Despite her wayward feet she has incredible strength in her legs already and was able to support her weight on them when she was just over a month old. She seems quite a determined soul when she locks her legs in place, tries to hold her head up and babbles at us!

Just before Christmas she had her eight week vaccinations. Having not received a letter from our GP I was unaware that they have added two inoculations to the list and was a little thrown to find out at the appointment that she would be getting the rotavirus and meningitis B as well as the other jabs Theo had had. Despite the warnings of the risk of her running a temperature and having a disturbed night, she actually slept through without any issues at all, though I spent all night repeatedly waking anticipating problems… of course!

Over the last couple of weeks she’s been lapping up all the attention that the Christmas period has brought having lots of cuddles with her cousins and a few lunchtime naps at her grandparents so that we can run errands and leave her to doze. She prefers to be held rather than sitting in a chair, but s each day passes she manages longer and longer stretches on her own which is all good news for next week when Jim goes back to work and I’m left on my own!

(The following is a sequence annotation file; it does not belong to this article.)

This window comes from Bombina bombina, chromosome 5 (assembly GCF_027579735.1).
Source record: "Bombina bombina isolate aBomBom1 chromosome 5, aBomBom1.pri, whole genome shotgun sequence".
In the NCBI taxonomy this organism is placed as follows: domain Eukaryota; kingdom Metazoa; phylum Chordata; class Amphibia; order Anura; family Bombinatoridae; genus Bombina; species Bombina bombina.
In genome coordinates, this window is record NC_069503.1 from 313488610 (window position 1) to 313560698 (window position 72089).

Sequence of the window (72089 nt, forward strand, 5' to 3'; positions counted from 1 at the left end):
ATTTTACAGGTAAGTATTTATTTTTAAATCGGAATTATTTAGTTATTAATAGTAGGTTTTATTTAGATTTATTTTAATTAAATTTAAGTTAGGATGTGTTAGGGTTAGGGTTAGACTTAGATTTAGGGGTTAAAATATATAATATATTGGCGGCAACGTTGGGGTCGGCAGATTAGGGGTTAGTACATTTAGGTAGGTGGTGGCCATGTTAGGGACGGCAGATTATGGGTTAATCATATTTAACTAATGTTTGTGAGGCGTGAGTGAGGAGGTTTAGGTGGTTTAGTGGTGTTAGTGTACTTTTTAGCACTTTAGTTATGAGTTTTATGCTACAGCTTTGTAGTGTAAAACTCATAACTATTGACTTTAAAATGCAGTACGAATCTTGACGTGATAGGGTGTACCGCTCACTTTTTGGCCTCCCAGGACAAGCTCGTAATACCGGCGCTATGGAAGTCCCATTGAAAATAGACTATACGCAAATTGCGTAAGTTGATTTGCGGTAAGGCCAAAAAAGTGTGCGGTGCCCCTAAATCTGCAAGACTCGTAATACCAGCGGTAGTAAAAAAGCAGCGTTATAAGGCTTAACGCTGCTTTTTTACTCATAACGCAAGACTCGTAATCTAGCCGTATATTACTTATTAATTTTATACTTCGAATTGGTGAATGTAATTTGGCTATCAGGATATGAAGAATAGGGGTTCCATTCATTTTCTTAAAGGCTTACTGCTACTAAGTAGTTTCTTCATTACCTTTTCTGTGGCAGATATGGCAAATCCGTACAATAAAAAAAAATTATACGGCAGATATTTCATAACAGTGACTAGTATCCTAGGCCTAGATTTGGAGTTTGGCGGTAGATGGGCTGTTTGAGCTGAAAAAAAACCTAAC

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A year of Living Arrows portraits

A year of Living Arrows portraits

by Clare Mansell

So it’s the final week of Living Arrows for 2015. Today I am sharing the final photo of the year and my favourite images from the 51 weeks preceding it, but there is something else I want to share with you too…

I joined Living Arrows at the beginning of last year as a challenge. I wanted to give myself a project that would stretch my photographic abilities and it does… every week. Behind every photo is a degree of planning, then selection (I take many and bin several!) and finally editing. Cameras lie, they have a fraction of the capability of the human eye and so part of the job of a photographer is to restore what you saw and create the image you envisaged.